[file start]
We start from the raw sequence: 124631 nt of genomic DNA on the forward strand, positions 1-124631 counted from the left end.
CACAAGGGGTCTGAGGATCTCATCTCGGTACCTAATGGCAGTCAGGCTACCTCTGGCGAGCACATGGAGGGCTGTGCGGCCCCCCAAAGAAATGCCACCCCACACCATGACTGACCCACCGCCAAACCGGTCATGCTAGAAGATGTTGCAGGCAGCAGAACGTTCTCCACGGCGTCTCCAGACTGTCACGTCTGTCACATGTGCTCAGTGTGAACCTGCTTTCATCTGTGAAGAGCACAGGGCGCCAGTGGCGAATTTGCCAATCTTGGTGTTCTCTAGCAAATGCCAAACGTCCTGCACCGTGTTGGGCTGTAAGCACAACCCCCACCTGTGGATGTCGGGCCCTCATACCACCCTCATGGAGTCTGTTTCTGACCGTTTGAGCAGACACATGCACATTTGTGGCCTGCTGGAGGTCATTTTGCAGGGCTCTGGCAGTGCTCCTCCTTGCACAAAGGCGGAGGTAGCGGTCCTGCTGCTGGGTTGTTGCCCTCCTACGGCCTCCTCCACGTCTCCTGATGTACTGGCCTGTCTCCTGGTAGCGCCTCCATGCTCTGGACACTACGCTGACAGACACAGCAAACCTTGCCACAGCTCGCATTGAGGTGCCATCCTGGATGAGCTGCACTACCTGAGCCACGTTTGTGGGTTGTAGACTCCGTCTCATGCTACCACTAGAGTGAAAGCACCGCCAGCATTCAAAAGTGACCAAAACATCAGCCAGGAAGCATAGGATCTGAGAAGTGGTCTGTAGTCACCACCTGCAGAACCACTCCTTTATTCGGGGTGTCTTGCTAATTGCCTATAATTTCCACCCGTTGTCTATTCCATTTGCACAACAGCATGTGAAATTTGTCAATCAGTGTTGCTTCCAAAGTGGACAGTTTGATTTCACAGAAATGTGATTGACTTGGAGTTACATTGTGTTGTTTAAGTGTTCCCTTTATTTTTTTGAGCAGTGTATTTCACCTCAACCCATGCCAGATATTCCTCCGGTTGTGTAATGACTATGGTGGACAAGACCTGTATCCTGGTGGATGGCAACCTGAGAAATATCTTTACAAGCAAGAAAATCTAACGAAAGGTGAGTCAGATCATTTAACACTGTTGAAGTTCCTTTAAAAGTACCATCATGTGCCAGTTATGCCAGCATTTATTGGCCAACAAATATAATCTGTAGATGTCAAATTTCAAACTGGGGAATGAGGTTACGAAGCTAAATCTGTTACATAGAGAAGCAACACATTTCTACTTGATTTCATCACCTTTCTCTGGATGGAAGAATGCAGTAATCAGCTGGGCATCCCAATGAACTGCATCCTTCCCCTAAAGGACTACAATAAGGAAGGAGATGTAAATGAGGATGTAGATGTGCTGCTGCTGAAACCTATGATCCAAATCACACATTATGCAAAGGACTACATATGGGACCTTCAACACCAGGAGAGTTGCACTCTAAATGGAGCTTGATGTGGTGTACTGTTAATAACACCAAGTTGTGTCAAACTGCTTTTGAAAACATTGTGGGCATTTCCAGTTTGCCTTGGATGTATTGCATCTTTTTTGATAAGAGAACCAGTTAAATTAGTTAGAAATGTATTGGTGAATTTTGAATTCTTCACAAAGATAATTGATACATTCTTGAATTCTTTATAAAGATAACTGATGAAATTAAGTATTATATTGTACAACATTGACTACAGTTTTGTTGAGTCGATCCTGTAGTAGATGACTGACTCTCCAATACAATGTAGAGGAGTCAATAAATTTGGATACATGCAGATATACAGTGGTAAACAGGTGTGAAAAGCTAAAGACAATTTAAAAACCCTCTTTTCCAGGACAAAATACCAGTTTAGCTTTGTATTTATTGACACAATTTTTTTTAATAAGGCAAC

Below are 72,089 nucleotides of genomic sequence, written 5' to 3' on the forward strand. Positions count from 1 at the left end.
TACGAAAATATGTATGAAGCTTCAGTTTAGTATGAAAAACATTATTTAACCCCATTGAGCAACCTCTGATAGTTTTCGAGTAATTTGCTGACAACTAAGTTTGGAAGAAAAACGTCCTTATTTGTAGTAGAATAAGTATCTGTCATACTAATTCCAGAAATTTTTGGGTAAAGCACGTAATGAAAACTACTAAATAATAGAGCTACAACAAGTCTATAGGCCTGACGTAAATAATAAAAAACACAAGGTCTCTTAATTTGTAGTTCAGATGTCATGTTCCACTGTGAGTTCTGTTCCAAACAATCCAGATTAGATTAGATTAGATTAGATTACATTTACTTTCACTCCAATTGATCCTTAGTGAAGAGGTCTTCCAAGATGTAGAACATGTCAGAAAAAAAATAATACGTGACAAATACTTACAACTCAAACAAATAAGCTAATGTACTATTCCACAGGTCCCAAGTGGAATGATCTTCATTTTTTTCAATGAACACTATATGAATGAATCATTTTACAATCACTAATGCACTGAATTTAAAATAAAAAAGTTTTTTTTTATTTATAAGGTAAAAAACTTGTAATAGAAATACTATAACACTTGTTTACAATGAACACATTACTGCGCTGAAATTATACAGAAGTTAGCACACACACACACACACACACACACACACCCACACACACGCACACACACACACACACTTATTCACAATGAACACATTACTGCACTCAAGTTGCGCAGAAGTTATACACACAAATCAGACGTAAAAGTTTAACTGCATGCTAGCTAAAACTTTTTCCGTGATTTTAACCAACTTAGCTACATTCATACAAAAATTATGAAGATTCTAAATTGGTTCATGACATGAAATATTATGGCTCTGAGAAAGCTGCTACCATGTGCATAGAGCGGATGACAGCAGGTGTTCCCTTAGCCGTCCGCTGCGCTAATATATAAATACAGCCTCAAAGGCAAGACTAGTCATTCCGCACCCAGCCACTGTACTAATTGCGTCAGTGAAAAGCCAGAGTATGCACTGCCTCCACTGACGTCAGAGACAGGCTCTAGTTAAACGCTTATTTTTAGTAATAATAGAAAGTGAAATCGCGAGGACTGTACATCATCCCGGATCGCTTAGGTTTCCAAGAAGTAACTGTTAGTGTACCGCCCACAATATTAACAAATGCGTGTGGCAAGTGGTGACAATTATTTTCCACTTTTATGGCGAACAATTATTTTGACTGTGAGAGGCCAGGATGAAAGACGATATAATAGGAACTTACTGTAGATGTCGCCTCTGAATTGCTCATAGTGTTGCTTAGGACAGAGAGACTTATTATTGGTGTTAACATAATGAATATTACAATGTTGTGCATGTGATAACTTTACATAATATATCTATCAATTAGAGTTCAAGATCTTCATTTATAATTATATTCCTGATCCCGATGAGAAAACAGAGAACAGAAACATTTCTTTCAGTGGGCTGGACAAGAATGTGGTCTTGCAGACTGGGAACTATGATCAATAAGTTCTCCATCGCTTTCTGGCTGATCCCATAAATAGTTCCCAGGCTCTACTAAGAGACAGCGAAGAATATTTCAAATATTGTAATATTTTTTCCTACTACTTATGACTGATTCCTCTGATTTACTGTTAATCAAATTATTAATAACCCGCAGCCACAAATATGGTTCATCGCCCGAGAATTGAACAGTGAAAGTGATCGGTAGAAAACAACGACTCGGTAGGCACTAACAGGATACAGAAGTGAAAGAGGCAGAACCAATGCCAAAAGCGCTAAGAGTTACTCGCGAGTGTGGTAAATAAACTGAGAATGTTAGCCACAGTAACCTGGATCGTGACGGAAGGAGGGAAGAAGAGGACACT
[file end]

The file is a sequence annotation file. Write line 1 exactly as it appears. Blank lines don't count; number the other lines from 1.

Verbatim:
We start from the raw sequence: 124631 nt of genomic DNA on the forward strand, positions 1-124631 counted from the left end.